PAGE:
History of Khmer Rouge (1975 to 1979)

History of Indochina - Families fleeing Cambodia April 1975

Unlike the history of the Angkor Wat kingdom which survived for centuries, the history of Pol Pot and the Khmer Rouge reign of terror only lasted a few years…

They firstly built up in the 1960s in the jungle during the American War in Vietnam.

After neutral Cambodia was  bombed with 2.7 million tons of U.S. bombs that killed 500,000 back into the stone age almost, during the American War Pol Pot came into power after a short civil war when he overtook Phnom Penh in 1975:

  • He had one of the most radical ideas for a revolution in history
  • He renamed the country Kampuchea
  • He wanted to rid the country of the entire past after taking over Phnom Penh
  • So they declared it year zero and set about creating a peasant dominated agrarian society

The Khmer Rouge regime was highly autocratic, xenophobic, paranoid and repressive. The genocide was in part the result of the regime’s social engineering policies. Its attempts at agricultural reform through collectivization led to widespread famine, (spiders became one of the popular survival foods), while its insistence on absolute self-sufficiency even in the supply of medicine led to the death of many thousands from treatable diseases such as malaria. The Khmer Rouge’s racist emphasis on national purity included several genocides of Cambodian minorities. Arbitrary executions and torture were carried out by its cadres against perceived subversive elements, or during genocidal purges of its own ranks between 1975 and 1978.

They immediately abolished currency and postal services and executed all previous government and other professionals while at the same time sending millions to work in slave-like conditions in the fields, immediately executing anyone who resisted. They wanted to cut off all contact with the outside world  This short reign of horrors saw almost 2 million deaths or 25% of the population before the Vietnamese defeated them while the rest of the world had looked on.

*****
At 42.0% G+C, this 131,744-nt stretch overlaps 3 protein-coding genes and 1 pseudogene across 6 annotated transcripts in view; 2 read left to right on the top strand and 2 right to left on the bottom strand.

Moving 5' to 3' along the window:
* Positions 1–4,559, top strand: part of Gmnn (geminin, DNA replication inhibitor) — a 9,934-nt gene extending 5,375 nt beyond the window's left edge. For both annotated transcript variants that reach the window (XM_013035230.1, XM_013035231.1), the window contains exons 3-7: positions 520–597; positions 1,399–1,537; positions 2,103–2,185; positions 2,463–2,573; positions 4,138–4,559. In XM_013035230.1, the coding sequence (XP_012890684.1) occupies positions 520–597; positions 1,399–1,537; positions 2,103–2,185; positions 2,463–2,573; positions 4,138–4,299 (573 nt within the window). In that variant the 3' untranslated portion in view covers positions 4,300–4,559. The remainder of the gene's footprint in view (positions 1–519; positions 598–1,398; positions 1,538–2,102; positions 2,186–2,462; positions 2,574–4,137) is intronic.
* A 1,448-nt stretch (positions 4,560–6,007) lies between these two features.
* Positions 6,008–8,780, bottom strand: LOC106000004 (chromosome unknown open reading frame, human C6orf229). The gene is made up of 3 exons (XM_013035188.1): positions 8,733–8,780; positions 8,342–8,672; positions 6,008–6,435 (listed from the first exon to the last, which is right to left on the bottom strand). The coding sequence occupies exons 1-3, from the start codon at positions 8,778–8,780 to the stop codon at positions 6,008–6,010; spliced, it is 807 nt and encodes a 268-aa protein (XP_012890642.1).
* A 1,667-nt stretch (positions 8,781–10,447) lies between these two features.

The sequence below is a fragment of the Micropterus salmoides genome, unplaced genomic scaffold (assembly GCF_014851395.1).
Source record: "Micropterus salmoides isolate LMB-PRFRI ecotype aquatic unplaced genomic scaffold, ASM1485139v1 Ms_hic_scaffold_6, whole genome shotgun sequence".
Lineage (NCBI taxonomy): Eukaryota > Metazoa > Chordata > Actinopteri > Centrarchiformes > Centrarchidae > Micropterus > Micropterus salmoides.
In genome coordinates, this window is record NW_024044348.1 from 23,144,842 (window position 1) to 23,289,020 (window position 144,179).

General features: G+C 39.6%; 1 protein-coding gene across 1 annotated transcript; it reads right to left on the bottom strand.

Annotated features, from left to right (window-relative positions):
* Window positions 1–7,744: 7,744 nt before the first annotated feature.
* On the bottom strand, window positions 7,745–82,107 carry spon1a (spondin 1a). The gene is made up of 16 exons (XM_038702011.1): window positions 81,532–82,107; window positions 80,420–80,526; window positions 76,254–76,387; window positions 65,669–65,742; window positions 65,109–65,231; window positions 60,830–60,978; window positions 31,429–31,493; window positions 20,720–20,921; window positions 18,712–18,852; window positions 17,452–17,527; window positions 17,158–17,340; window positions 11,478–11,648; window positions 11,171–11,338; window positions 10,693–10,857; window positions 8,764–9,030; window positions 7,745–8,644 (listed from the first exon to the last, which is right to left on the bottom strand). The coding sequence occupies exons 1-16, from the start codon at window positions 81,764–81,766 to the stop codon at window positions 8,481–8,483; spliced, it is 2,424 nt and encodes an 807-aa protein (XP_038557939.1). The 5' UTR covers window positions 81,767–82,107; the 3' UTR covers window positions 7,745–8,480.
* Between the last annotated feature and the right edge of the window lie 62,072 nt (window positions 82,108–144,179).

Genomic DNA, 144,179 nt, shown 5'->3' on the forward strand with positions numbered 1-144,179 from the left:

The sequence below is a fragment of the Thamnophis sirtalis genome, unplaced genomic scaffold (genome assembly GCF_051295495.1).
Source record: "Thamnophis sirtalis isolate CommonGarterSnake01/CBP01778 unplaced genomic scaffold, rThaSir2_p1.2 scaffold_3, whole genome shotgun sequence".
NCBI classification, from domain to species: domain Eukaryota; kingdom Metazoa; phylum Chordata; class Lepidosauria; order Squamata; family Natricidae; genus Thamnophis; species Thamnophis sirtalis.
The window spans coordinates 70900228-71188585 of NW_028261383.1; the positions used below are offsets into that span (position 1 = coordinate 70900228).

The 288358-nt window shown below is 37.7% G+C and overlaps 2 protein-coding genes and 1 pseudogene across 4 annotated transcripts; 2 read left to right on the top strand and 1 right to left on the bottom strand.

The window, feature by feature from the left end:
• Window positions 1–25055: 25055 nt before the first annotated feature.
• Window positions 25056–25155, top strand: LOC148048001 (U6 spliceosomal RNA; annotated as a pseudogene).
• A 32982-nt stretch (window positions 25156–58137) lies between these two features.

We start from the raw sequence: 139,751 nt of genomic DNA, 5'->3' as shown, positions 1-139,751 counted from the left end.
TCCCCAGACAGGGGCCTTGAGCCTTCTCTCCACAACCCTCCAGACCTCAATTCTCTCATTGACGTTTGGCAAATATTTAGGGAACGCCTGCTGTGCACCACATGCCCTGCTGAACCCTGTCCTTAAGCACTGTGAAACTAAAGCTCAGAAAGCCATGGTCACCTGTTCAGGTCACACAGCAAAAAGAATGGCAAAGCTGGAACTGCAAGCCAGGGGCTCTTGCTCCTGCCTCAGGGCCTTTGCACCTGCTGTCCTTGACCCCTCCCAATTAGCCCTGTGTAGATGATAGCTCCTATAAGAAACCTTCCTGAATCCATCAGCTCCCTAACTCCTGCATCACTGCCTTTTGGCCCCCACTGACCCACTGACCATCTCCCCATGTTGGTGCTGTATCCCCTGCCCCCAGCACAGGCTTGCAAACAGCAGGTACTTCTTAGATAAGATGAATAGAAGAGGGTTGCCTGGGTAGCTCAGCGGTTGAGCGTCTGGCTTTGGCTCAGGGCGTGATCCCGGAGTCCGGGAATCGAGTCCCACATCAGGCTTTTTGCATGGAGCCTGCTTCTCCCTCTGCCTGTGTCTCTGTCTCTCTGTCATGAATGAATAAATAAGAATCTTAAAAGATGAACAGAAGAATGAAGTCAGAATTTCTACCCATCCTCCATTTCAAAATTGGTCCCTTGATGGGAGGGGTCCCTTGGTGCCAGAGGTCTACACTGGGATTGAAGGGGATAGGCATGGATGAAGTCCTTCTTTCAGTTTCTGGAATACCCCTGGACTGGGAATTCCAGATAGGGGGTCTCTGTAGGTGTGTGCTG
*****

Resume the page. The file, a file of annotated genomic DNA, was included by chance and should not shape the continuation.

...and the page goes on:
The regime was removed from power in 1979 when Vietnam entered Cambodia and quickly destroyed most of the Khmer Rouge’s forces. The Khmer Rouge then fled to Thailand, whose government saw them as a buffer force against the Communist Vietnamese. The United States and China and their allies, notably the Thatcher government, backed Pol Pot in exile in Thailand, providing the Khmers with intelligence, food, weapons and military training. The Khmer Rouge continued to fight the Vietnamese and the new People’s Republic of Kampuchea government during the Cambodian–Vietnamese War which ended in 1989.

Pol Pot himself was born in 1925 and passed away in 1997. His real name was Saloth Sar.

He was  educated at the most elite Cambodian schools before leaving for Paris where he joined the French Communist Party and adopted his Marxist-Leninist ideology.
He returned to Cambodia in 1953 working as a teacher. Over the years he helped develop the Kampuchea Communist Party and eventually, backed by some foreign governments including the U.S. & U.K. started a war against the central government, taking over in 1975 and the rest is history.

Not for the faint-hearted today are the “TOURIST ATTRACTIONS” of the killing fields of Choeung Ek and the even more disturbing Tuol Sleng Museum, (S24), of genocidal crimes.

For those not up to these things, Phnom Penh has numerous other more palatable attractions such as the Silver Pagoda complex and the National Museum which houses some amazing centuries-old relics.

Phnom Penh was once known as the Paris Of The East. So like in many parts of the country the French era architecture can still be seen today.

Again like pub street in Siem Reap, Sisowath Quay will cool you down with happy hour riverside as you reflect on the history of the Khmer Rouge, at the end of the day.

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